Skip site navigation (1) Skip section navigation (2)

Re: logical changeset generation v3 - comparison to Postgres-R change set format

From: Andres Freund <andres(at)2ndquadrant(dot)com>
To: Markus Wanner <markus(at)bluegap(dot)ch>
Cc: pgsql-hackers(at)postgresql(dot)org
Subject: Re: logical changeset generation v3 - comparison to Postgres-R change set format
Date: 2012-11-16 14:05:32
Message-ID: 20121116140532.GA6505@awork2.anarazel.de (view raw or flat)
Thread:
Lists: pgsql-hackers
Hi Markus,

On 2012-11-16 14:46:39 +0100, Markus Wanner wrote:
> On 11/15/2012 01:27 AM, Andres Freund wrote:
> > In response to this you will soon find the 14 patches that currently
> > implement $subject.
>
> Congratulations on that piece of work.

Thanks.

> I'd like to provide a comparison of the proposed change set format to
> the one used in Postgres-R.

Uh, sorry to interrupt you right here, but thats not the "proposed
format" ;) Thats just an example output plugin that people wished
for. For the use-case were after we (as in 2ndq) also want to use binary
data.  Its also rather useful for debugging and such.

I generally aggree that the presented format is too verbose for actual
replication, but it seems fine enough for showing off ;)

If you look at Patch 12/14 "Add a simple decoding module in contrib
named 'test_decoding'" you can see that adding a different output format
should be pretty straight forward.

Which output plugin is used is determined by the initial
INIT_LOGICAL_REPLICATION '$plugin'; command in a replication connection.

> To finish off this comparison, let's take a look at how and where the
> change sets are generated: in Postgres-R the change set stream is
> constructed directly from the heap modification routines, i.e. in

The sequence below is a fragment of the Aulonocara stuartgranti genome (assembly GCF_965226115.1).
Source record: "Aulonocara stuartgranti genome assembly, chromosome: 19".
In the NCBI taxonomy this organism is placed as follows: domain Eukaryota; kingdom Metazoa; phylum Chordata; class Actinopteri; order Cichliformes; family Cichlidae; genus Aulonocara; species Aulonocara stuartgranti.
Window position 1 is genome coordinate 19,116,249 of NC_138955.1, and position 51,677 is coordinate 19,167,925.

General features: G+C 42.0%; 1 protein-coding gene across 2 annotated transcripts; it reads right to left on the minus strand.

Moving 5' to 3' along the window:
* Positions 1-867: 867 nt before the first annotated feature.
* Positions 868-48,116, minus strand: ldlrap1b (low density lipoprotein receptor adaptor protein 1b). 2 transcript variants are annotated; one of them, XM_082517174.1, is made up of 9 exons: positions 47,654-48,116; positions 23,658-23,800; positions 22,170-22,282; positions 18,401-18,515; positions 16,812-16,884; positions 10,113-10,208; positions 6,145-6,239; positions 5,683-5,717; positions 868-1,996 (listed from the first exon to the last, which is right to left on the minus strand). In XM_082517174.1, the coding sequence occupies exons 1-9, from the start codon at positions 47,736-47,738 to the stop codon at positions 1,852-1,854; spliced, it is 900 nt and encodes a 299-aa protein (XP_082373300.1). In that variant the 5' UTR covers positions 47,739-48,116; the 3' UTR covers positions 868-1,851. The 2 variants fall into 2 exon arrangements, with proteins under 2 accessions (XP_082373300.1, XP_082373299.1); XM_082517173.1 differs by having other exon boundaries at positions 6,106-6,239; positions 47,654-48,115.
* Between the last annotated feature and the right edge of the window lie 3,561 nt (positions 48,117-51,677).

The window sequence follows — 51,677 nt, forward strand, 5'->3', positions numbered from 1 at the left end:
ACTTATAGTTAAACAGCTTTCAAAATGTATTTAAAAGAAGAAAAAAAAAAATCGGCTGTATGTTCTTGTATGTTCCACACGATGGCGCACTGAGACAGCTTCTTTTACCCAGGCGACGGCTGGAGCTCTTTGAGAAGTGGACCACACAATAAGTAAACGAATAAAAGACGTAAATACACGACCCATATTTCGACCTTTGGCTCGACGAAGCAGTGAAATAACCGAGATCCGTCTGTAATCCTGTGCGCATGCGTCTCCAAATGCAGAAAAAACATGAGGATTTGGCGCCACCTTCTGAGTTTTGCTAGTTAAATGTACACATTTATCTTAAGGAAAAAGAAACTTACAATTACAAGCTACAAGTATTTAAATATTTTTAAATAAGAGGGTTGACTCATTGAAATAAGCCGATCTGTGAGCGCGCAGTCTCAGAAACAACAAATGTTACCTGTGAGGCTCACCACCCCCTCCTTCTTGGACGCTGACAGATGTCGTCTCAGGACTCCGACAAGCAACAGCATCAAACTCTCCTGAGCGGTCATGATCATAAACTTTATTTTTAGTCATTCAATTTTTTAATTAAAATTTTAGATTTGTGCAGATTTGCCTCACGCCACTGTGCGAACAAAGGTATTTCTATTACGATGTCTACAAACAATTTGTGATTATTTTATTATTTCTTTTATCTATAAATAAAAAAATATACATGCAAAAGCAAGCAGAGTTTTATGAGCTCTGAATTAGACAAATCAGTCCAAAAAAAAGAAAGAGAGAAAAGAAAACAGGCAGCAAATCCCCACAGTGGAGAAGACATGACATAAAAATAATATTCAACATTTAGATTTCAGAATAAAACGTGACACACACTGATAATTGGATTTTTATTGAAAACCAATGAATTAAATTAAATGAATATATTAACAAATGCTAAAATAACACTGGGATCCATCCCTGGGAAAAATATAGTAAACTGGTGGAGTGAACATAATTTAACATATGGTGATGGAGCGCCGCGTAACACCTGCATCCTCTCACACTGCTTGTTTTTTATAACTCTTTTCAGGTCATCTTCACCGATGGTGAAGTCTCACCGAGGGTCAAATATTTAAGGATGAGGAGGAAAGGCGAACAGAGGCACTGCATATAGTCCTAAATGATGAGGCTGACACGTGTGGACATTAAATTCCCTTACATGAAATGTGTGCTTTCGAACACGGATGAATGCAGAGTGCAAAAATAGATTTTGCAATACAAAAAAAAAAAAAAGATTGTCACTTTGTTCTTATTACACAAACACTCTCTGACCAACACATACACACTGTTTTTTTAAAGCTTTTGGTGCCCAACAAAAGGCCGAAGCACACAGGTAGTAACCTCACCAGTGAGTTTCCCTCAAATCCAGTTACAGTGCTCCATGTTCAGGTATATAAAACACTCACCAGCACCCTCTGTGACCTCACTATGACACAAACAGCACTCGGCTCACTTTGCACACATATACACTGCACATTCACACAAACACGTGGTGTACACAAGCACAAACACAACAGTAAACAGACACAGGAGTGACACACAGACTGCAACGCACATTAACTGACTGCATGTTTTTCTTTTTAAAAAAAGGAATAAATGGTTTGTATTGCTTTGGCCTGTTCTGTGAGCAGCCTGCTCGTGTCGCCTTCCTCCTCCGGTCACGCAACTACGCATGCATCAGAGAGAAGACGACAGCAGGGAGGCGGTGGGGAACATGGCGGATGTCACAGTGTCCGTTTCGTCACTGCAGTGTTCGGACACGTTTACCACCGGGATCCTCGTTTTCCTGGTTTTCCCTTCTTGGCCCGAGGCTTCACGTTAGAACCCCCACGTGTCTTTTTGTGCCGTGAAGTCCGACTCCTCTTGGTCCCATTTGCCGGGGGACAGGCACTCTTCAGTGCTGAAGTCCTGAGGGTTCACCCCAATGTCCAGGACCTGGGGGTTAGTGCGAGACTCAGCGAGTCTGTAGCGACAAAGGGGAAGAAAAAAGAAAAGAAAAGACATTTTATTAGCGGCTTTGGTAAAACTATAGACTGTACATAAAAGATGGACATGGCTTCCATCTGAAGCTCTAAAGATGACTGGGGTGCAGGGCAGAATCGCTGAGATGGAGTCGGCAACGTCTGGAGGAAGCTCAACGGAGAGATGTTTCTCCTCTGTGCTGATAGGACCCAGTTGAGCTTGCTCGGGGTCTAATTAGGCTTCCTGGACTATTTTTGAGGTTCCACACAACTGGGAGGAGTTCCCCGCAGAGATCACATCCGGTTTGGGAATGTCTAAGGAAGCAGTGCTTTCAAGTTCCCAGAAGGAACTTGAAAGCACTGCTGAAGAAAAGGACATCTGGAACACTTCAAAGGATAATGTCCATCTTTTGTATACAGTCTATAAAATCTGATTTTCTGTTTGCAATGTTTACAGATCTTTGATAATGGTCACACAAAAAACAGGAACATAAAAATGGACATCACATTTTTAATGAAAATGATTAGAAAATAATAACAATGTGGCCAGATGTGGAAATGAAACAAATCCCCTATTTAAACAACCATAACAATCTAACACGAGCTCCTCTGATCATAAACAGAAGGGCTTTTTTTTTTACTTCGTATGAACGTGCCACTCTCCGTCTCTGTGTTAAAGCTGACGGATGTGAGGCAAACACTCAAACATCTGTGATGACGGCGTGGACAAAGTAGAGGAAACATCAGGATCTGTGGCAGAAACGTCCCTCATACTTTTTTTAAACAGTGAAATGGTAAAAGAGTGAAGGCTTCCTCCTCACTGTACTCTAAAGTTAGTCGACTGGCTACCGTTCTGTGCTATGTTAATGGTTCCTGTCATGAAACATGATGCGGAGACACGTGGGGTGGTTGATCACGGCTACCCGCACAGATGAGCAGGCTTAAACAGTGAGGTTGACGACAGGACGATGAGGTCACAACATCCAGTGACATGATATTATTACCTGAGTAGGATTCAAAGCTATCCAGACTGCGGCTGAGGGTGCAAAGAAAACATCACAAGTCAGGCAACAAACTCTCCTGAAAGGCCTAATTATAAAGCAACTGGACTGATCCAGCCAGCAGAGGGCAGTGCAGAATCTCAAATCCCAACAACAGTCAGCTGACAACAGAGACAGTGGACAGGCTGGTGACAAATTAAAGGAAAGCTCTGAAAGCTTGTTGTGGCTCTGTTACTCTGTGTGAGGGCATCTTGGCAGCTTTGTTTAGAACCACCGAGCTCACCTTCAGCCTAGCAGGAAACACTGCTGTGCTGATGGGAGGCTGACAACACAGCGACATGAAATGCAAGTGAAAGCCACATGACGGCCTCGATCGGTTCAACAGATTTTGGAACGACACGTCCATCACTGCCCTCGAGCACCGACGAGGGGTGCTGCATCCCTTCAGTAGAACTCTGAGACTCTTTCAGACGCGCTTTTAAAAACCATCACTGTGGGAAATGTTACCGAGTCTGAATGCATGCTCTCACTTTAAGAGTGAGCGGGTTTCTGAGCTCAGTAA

> heapam.c's heap_{insert,update,delete}() methods. Where as the patches
> proposed here parse the WAL to reconstruct the modifications and add the
> required meta information.
>
> To me, going via the WAL first sounded like a step that unnecessarily
> complicates matters. I recently talked to Andres and brought that up.
> Here's my current view of things:
>
> The Postgres-R approach is independent of WAL and its format, where as
> the approach proposed here clearly is not. Either way, there is a
> certain overhead - however minimal it is - which the former adds to the
> transaction processing itself, while the later postpones it to a
> separate XLogReader process. If there's any noticeable difference, it
> might reduce latency in case of asynchronous replication, but can only
> increase latency in the synchronous case. As far as I understood Andres,
> it was easier to collect the additional meta data from within the
> separate process.

There also is the point that if you do the processing inside heap_* you
need to make sure the replication targeted data is safely received &
fsynced away, in "our" case thats not necessary as WAL already provides
crash safety, so should the replication connection break you can simply
start from the location last confirmed as being safely sent.

As we want to provide asynchronous replication thats a rather major
point.

> In summary, I'd say that Postgres-R is an approach specifically
> targeting and optimized for multi-master replication between Postgres
> nodes, where as the proposed patches are kept more general.

One major aim definitely was optionally be able to replicate into just
about any target system, so yes, I certainly agree.

> I hope you found this to be an insightful and fair comparison.

Yes, input in general and especially from other replication providers is
certainly interesting and important!

Thanks,

Andres

--
 Andres Freund	                   http://www.2ndQuadrant.com/
 PostgreSQL Development, 24x7 Support, Training & Services


In response to

Responses

pgsql-hackers by date

Next:From: Amit KapilaDate: 2012-11-16 14:08:30
Subject: Re: Proposal for Allow postgresql.conf values to be changed via SQL
Previous:From: Merlin MoncureDate: 2012-11-16 14:03:04
Subject: Re: WIP patch for hint bit i/o mitigation

Privacy Policy | About PostgreSQL
Copyright © 1996-2014 The PostgreSQL Global Development Group